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They are named analogously to their normal alkane counterpart of the same carbon count: methylcyclopropane, methylcyclobutane, methylcyclopentane, methylcyclohexane, etc.
Methylcycloalkanes are classed into compounds with small, normal and bigger cycloalcanes, where cyclopropane and cyclopbutane are the small ones, cyclopentane, cyclohexane, cycloheptane are the normal ones and the rest are the bigger ones.
Additional recommended knowledge
The naming of polycyclic alkanes is more complex, with the base name indicating the number of carbons in the ring system, a prefix indicating the number of rings (eg, "bicyclo"), and a numeric prefix before that indicating the number of carbons in each part of each ring, exclusive of vertices. For instance, a bicyclooctane which consists of a six-member ring and a four member ring, which share two adjacent carbon atoms which form a shared edge, is [4.2.0]-bicyclooctane. That part of the six-member ring, exclusive of the shared edge has 4 carbons. That part of the four-member ring, exclusive of the shared edge, has 2 carbons. The edge itself, exclusive of the two vertices that define it, has 0 carbons.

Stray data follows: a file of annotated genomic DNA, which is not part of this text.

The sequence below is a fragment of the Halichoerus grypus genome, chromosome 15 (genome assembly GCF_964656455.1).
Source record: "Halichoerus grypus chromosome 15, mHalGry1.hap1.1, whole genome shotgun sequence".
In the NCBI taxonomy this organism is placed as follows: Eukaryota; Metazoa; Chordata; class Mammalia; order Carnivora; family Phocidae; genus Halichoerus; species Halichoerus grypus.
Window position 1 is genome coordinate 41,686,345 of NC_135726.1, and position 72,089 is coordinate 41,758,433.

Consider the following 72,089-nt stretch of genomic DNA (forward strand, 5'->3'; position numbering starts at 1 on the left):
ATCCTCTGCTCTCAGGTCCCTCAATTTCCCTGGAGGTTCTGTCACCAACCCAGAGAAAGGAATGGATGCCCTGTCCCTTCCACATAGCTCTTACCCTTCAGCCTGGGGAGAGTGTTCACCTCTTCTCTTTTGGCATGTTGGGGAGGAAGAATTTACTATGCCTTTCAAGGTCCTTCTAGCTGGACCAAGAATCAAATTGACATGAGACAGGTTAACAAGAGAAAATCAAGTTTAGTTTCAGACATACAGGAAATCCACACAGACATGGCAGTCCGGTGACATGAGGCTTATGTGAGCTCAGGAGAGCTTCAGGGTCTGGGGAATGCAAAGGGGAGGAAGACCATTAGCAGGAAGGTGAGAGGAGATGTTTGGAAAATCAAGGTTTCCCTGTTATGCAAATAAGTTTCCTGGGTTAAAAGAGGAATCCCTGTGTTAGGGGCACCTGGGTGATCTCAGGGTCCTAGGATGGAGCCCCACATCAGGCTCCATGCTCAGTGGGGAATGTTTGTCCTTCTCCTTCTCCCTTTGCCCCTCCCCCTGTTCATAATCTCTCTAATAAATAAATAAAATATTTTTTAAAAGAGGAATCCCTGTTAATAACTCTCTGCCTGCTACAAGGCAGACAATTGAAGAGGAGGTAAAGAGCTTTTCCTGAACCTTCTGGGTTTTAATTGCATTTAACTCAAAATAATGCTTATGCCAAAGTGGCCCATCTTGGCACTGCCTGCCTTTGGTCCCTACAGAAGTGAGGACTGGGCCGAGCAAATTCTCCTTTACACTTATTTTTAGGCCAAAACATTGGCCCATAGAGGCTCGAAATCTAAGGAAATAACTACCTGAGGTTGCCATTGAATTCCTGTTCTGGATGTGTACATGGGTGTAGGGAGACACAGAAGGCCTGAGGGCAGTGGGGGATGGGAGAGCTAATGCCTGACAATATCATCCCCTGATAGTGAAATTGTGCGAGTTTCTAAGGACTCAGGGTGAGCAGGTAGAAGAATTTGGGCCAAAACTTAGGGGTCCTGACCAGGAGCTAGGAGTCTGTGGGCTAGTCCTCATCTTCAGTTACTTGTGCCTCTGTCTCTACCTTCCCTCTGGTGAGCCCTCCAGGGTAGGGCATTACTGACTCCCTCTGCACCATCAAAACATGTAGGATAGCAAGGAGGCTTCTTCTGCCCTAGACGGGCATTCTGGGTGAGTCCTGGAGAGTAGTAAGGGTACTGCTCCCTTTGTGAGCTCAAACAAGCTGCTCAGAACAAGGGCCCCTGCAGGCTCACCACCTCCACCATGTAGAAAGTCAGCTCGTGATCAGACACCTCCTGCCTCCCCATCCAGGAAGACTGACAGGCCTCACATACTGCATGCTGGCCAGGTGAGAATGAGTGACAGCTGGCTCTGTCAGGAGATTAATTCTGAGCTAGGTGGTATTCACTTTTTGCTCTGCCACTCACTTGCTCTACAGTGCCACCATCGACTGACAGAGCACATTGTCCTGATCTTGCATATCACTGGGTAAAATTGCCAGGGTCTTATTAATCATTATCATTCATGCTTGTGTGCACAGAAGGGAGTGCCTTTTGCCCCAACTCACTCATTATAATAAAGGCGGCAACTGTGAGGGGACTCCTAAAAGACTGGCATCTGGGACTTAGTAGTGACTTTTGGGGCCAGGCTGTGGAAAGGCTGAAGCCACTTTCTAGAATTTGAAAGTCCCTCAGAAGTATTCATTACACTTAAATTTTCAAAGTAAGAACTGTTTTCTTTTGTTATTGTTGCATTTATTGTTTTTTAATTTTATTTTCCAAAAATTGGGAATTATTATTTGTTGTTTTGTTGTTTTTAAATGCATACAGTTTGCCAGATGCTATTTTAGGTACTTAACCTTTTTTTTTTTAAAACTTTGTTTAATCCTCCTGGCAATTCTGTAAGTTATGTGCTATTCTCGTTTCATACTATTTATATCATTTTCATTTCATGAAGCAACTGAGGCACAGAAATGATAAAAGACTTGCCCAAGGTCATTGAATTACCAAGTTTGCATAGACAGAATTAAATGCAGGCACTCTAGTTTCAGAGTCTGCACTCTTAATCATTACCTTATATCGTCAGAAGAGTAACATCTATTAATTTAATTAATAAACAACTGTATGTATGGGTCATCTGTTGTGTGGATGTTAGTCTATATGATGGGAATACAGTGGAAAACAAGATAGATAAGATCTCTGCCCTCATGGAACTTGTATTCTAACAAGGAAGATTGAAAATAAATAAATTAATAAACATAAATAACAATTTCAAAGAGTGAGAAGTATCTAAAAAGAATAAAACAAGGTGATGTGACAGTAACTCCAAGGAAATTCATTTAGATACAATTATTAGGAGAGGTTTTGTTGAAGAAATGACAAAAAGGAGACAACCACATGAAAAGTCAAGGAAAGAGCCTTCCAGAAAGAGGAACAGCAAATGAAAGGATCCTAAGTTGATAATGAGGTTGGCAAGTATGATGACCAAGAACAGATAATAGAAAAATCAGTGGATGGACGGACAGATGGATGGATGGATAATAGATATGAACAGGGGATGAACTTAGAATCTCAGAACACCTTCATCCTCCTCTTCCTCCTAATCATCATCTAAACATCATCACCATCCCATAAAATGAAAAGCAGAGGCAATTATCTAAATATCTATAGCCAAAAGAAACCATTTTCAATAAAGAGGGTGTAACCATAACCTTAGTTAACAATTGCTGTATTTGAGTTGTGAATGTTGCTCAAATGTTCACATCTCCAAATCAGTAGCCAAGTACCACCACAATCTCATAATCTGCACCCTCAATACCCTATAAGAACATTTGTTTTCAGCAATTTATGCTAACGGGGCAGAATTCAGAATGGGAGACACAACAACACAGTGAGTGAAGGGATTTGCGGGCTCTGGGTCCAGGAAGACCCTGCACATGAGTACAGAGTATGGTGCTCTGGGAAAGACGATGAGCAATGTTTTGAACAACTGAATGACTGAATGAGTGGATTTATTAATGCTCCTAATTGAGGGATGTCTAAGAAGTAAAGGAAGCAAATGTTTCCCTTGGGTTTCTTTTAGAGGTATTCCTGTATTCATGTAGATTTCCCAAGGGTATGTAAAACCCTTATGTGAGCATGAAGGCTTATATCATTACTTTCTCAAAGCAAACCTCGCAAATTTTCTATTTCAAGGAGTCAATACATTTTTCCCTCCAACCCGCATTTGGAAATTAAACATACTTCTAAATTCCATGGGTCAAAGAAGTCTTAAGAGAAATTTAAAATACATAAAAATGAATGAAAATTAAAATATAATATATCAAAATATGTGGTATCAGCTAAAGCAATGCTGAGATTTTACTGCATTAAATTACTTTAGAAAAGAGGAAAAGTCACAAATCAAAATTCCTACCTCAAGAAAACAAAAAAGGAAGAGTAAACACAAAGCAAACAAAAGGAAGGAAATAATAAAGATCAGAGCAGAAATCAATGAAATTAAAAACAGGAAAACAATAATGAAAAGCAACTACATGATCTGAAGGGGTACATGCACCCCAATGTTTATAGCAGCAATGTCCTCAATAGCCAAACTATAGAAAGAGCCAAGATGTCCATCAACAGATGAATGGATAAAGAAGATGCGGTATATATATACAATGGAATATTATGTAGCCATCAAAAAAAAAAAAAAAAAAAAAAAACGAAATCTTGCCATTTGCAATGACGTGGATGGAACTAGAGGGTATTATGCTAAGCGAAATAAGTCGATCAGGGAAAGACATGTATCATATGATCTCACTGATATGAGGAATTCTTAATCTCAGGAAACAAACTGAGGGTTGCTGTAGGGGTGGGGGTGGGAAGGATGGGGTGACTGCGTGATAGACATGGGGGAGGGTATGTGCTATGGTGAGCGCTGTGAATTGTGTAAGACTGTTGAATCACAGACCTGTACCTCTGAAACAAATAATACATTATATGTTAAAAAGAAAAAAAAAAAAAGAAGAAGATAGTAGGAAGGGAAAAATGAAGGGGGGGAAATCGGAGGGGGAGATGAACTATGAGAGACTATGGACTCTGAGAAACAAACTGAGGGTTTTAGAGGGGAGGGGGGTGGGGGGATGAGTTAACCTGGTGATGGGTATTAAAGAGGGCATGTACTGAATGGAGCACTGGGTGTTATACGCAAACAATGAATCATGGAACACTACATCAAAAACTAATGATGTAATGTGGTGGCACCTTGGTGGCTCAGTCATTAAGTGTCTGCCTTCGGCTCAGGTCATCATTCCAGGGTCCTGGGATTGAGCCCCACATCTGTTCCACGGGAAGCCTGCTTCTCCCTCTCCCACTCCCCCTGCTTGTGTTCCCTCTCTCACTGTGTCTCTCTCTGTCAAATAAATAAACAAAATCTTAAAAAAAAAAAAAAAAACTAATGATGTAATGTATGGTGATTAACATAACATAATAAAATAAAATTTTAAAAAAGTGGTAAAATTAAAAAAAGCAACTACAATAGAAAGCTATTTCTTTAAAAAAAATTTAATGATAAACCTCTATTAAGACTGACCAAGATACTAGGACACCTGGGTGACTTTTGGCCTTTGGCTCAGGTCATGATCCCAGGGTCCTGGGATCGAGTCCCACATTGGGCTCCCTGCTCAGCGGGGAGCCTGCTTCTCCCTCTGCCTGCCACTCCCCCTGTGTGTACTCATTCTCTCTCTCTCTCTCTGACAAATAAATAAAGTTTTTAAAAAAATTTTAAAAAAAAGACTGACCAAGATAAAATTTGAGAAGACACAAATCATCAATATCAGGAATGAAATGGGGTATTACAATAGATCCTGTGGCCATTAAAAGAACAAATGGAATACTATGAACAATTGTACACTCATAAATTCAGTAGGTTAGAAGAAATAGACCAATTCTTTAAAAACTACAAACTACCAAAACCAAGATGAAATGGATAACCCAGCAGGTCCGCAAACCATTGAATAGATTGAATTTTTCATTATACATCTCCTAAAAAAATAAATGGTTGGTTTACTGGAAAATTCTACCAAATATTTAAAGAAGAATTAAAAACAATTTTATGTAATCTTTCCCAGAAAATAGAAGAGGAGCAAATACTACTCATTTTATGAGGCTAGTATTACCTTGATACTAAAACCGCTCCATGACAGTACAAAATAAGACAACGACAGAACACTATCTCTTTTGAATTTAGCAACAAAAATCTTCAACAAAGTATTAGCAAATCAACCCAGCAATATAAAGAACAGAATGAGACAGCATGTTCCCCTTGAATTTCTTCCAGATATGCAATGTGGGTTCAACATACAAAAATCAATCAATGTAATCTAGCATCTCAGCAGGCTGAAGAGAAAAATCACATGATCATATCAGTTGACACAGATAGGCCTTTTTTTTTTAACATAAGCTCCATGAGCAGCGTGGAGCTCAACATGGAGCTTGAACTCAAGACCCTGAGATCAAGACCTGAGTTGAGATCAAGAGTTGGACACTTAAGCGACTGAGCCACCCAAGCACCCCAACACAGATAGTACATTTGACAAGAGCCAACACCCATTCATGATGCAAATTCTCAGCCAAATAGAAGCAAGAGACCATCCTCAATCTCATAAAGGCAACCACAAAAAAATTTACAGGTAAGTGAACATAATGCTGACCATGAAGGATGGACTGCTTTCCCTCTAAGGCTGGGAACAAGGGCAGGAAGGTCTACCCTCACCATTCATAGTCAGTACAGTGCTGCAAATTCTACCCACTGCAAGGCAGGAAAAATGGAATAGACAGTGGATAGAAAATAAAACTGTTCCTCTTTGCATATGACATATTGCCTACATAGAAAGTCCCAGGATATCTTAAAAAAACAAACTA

The normal and the bigger alkylcycloalkanes are very stable like alkanes and their reactions (cf. radicalic chain reactions) are like alkanes.
The small alkylcycloalkanes - particularly alkylcyclopropane - has a lower stability due to the Baeyer-tension. They react similar to alkenes, though they don't react with the EA (cf. electrophilic addition), but with the SN2 (cf. nucleophilic substitution) reaction mechanism. These reactions are both ring opening reactions and cleavage reactions.
The typical compound of the group alkyl cycloalkanes is methylcyclopropane.
|This article is licensed under the GNU Free Documentation License. It uses material from the Wikipedia article "Alkyl_cycloalkane". A list of authors is available in Wikipedia.